After leaving vocational ministry within the SBC in 2006, and meeting in “organic” house churches for five years, I became very critical of organized churches, especially mega-churches. And for good reason. Mega churches have a tendency to base their success on attendance in their corporate gatherings, and have little to no concern for real community.

Meeting in homes for several years, deconstructing and reconstructing my understanding of the church, was necessary for me to see the benefits of face-to-face community, as well as the larger “mega” gatherings.

It was during that time that I was becoming an Anabaptist. And I deeply resonated with this concern that Anabaptists have for community and keeping it simple. Historically, they’ve done it better than most.

Anabaptist theology and practice rightfully recognizes that face-to-face community is essential in being the Body of Christ in any given location. So, there is a legitimate concern that community might be lost if a church grows beyond a certain point. Some would say it will be lost.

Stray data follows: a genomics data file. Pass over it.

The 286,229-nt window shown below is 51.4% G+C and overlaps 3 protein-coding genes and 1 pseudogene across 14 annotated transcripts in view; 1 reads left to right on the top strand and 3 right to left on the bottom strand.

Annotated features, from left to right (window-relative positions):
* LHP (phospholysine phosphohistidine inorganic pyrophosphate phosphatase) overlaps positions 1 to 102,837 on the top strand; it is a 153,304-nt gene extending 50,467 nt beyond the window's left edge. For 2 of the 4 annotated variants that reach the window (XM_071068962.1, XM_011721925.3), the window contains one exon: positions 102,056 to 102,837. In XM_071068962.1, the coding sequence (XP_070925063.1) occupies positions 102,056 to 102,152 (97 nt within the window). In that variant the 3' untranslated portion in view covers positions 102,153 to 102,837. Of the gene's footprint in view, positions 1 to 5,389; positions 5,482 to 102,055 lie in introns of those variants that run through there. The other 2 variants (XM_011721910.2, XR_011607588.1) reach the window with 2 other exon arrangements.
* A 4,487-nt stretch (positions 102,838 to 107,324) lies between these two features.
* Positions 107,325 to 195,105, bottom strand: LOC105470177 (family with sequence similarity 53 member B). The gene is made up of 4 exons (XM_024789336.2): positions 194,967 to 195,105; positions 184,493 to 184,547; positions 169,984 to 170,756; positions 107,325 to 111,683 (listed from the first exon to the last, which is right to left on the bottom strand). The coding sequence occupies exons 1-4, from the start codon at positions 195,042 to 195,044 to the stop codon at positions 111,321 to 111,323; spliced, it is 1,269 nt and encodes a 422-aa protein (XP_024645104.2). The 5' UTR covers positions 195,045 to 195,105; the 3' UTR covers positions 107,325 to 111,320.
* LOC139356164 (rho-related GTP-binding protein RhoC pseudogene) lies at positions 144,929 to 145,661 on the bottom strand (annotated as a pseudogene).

But is this necessarily so?

Again, listen to Greg’s response:

What Woodland Hills Church (as well as and the Meeting House in Toronto and other mega-Anabaptist Churches that may be out there) demonstrates is that we don’t have to chose between embracing the church as community, on the one hand, and holding a large weekend gathering, on the other. There’s nothing intrinsically anti-kingdom about large gatherings. After all, large crowds flocked to Jesus, and the early Christians in Jerusalem met in large groups in “Solomon’s porch” (Acts 5:16-19). The key, however, is to always remind people that the primary expression of church is not the large group, but the smaller communities that come together in houses to share life, study the word, worship and minister together.

I’ve discovered that it is possible to grow in number (corporately) and maintain real community. With it will come challenges, but they’re opportunities to build the Kingdom. We should embrace them.